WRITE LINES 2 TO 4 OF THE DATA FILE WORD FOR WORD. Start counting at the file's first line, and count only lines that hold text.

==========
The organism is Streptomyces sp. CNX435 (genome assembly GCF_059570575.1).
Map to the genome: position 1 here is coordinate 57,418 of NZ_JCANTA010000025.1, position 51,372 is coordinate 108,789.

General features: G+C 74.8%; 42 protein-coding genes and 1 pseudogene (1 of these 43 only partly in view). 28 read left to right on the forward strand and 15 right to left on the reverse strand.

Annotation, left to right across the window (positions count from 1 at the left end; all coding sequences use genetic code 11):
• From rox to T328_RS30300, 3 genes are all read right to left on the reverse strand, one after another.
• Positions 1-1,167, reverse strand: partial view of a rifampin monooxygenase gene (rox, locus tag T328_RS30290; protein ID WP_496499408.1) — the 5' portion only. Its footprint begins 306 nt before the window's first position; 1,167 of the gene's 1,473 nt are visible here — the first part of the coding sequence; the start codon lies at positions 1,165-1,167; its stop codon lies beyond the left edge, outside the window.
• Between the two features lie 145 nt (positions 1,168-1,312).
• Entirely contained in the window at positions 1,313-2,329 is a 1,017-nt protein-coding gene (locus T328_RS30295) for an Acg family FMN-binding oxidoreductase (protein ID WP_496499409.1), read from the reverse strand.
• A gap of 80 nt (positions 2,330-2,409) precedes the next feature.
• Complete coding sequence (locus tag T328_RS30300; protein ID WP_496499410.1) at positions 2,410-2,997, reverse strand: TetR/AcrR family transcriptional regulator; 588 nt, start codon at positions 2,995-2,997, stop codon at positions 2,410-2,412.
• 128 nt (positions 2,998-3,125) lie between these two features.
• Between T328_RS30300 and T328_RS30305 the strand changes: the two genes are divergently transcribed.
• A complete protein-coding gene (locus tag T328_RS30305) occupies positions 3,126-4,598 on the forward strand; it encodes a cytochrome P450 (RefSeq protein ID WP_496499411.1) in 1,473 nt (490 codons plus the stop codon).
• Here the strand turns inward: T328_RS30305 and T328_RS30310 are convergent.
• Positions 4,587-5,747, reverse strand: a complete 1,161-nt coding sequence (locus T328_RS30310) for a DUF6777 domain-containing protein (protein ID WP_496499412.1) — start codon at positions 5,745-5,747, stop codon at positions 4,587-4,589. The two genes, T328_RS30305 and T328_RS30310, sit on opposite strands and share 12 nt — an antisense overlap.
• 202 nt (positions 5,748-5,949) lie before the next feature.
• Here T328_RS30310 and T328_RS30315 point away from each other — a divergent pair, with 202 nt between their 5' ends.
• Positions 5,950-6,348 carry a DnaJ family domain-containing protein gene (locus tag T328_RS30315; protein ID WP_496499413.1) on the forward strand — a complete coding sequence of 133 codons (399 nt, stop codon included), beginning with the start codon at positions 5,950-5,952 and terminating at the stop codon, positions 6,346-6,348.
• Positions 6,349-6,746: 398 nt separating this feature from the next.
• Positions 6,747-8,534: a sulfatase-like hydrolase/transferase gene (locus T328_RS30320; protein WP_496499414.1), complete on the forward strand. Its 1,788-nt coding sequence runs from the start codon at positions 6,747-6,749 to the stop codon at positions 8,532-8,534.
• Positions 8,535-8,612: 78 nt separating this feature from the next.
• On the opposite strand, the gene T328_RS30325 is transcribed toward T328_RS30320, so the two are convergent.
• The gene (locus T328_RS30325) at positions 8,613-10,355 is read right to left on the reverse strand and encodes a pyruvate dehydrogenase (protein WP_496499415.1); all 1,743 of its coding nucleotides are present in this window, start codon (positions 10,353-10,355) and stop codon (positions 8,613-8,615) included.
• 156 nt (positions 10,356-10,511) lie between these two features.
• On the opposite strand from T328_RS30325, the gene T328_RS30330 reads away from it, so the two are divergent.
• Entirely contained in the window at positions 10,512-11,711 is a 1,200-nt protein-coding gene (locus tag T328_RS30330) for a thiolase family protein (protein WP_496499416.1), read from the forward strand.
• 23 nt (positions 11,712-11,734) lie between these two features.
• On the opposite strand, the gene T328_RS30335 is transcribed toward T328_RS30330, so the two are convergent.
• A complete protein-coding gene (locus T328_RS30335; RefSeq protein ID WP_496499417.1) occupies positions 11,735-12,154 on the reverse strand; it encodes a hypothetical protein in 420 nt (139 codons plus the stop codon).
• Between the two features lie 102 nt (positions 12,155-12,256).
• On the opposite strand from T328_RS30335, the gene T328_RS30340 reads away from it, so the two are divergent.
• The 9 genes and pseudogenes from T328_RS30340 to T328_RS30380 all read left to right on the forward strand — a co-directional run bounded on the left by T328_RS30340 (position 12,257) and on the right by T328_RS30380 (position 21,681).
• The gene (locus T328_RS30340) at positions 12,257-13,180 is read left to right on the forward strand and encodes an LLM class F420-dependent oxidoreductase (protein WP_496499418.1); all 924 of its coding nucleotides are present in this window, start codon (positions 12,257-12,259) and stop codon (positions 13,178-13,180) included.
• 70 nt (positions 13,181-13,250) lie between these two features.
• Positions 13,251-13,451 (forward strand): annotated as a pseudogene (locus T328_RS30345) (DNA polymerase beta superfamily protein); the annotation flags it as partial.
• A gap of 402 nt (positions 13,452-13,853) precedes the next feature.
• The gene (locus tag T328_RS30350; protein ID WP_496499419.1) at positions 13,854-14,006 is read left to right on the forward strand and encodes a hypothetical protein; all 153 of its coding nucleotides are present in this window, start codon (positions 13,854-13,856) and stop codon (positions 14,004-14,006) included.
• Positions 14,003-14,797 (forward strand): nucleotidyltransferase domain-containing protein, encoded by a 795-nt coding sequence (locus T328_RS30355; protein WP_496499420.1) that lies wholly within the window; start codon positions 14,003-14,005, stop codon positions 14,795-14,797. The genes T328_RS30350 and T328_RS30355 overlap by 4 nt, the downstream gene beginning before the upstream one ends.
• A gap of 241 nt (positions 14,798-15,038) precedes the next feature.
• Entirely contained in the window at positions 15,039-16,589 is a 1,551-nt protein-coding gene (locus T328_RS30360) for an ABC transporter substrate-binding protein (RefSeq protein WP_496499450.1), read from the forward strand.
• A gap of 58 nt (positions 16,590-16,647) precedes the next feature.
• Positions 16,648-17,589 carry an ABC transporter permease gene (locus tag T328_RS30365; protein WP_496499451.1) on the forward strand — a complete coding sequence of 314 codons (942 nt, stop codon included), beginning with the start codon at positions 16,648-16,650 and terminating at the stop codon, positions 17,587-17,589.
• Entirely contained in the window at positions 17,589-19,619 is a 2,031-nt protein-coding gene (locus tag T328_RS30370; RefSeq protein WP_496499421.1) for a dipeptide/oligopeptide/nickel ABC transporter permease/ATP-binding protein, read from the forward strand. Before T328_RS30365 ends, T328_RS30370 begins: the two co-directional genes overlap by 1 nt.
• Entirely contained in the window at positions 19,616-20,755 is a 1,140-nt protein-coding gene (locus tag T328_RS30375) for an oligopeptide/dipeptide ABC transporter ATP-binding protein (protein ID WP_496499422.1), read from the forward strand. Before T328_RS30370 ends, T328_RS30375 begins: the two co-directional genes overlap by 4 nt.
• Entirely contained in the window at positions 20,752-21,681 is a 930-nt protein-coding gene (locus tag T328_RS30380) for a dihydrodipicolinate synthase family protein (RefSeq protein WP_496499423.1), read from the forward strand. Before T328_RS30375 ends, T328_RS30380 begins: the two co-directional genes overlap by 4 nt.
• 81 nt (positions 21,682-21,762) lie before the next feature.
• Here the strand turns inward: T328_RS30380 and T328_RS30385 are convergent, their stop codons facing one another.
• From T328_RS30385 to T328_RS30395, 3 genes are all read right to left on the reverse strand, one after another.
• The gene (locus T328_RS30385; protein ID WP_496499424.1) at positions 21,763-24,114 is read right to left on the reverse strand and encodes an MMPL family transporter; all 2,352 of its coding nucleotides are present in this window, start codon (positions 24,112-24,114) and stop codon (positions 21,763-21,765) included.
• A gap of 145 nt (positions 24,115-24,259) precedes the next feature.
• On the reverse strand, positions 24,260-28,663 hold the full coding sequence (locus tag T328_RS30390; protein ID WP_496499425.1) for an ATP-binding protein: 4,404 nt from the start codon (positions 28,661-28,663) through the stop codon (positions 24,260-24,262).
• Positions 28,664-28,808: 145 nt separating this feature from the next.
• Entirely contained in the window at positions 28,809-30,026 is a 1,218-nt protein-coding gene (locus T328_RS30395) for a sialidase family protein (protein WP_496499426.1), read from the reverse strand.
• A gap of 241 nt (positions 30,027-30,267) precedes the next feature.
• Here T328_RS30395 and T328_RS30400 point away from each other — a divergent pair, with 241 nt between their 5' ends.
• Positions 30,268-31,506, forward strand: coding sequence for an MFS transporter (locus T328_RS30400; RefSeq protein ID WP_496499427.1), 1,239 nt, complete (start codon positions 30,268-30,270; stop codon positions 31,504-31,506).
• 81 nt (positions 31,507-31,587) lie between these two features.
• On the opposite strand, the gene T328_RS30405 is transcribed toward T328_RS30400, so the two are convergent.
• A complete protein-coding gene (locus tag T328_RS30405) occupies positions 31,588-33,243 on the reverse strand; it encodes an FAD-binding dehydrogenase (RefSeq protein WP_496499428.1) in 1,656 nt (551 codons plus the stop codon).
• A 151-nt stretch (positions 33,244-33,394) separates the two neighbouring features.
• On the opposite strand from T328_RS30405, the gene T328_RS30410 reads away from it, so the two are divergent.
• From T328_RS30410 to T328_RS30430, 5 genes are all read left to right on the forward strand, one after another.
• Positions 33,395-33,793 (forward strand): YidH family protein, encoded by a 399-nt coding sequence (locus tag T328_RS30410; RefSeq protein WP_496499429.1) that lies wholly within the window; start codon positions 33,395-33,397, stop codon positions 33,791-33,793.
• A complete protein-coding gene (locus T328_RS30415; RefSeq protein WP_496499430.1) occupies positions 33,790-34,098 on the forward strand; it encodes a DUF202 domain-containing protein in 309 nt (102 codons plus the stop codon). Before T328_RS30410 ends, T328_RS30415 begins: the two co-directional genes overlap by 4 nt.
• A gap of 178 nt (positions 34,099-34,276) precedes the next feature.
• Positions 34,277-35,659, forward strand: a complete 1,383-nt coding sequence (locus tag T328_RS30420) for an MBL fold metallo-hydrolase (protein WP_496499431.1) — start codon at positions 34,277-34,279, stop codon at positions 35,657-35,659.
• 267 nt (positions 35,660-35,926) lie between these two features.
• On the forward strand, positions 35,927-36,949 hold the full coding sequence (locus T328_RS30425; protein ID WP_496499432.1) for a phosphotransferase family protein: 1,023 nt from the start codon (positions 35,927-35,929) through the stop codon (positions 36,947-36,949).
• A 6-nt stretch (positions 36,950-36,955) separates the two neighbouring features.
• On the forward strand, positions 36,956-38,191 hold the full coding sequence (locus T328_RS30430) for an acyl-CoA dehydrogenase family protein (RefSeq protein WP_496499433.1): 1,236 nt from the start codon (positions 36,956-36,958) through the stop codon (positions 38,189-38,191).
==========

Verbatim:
Map to the genome: position 1 here is coordinate 57,418 of NZ_JCANTA010000025.1, position 51,372 is coordinate 108,789.

General features: G+C 74.8%; 42 protein-coding genes and 1 pseudogene (1 of these 43 only partly in view). 28 read left to right on the forward strand and 15 right to left on the reverse strand.

Annotation, left to right across the window (positions count from 1 at the left end; all coding sequences use genetic code 11):